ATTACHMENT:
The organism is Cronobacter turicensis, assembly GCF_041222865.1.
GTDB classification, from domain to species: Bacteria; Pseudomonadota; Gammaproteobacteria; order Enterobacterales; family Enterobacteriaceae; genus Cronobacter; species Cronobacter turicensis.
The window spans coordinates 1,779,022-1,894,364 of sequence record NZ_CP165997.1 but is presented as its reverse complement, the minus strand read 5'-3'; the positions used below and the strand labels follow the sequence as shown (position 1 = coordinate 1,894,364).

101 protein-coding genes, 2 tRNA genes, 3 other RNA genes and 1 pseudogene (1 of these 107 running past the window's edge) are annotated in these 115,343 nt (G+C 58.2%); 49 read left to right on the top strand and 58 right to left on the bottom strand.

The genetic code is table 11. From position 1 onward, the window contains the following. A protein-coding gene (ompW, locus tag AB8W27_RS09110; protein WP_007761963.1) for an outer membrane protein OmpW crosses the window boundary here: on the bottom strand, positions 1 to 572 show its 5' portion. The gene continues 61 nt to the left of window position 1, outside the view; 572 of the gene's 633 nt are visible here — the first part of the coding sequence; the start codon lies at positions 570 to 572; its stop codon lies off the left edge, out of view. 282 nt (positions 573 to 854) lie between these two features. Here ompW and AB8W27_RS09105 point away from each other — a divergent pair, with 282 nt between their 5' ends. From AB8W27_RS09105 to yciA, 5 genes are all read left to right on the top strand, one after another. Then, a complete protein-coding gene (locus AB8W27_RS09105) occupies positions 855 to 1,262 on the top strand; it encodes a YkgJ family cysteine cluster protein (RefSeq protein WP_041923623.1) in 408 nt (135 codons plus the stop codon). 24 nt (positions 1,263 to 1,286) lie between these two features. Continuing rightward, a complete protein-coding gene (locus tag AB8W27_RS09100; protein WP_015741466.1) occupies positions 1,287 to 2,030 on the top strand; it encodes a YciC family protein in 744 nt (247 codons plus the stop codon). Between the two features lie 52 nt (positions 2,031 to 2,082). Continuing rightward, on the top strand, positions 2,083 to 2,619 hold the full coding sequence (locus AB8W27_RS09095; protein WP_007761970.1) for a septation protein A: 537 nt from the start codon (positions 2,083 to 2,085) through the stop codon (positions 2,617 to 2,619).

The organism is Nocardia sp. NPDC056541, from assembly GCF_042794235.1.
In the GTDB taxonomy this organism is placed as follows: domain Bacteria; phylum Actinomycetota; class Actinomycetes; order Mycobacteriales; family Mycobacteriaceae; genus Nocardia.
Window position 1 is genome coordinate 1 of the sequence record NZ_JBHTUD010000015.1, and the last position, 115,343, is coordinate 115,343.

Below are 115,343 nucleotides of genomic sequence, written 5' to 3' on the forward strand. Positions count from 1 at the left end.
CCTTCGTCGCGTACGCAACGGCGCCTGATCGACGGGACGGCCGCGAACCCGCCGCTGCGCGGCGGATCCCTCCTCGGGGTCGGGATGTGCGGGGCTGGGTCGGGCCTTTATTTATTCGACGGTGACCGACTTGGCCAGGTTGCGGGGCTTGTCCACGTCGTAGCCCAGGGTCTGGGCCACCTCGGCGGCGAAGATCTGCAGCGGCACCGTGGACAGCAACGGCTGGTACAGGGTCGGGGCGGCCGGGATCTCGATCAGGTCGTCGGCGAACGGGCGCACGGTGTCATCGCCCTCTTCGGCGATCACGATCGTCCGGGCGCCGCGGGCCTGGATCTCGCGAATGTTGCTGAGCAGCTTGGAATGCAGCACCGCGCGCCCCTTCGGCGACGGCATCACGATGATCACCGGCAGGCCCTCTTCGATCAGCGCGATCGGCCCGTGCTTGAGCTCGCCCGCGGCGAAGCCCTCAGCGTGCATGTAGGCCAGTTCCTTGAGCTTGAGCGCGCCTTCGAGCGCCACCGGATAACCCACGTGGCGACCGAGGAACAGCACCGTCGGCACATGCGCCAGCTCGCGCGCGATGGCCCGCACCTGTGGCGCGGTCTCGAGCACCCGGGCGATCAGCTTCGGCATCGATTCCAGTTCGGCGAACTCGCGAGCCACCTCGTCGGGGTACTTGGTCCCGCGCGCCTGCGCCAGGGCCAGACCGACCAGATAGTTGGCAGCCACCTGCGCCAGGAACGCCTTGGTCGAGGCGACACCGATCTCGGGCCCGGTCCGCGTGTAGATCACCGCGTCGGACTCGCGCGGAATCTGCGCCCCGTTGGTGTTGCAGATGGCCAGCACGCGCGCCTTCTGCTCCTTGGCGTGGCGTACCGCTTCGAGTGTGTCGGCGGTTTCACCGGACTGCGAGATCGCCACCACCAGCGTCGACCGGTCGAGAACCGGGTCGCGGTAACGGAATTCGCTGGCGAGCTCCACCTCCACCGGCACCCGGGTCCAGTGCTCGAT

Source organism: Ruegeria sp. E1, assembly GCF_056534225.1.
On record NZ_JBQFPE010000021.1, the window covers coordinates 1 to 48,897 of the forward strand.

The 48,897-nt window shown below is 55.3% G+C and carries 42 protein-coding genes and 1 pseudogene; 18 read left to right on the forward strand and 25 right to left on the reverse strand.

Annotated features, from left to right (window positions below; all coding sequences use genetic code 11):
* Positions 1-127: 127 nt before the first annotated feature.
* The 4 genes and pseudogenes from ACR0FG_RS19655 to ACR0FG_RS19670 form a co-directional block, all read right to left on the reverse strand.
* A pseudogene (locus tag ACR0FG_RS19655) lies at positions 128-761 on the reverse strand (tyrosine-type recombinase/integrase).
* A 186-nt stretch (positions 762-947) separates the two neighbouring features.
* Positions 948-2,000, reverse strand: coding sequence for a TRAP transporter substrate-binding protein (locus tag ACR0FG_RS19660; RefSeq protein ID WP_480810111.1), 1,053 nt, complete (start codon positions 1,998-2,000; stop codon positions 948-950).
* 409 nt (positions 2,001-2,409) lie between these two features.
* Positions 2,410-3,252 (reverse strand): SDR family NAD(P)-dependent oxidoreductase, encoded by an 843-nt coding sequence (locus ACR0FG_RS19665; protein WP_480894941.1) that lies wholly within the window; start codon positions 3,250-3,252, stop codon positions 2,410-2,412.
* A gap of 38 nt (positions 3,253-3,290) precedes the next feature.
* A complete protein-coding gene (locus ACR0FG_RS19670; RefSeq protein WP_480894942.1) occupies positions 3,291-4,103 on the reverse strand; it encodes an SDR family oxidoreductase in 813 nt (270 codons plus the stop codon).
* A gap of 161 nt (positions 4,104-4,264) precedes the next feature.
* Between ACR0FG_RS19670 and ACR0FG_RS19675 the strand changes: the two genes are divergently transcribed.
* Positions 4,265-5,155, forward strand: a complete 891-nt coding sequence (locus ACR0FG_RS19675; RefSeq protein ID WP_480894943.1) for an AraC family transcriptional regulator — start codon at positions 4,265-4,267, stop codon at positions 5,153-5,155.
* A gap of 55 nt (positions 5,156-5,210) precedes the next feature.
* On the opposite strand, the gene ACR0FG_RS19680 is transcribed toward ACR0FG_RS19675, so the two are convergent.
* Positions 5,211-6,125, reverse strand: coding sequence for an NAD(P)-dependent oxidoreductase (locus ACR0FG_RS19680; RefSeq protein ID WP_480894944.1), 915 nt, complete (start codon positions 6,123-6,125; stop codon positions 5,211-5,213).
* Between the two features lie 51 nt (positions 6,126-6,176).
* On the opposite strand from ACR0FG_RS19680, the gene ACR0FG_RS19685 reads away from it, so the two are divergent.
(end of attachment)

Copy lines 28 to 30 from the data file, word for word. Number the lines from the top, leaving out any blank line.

* On the opposite strand, the gene ACR0FG_RS19680 is transcribed toward ACR0FG_RS19675, so the two are convergent.
* Positions 5,211-6,125, reverse strand: coding sequence for an NAD(P)-dependent oxidoreductase (locus ACR0FG_RS19680; RefSeq protein ID WP_480894944.1), 915 nt, complete (start codon positions 6,123-6,125; stop codon positions 5,211-5,213).
* Between the two features lie 51 nt (positions 6,126-6,176).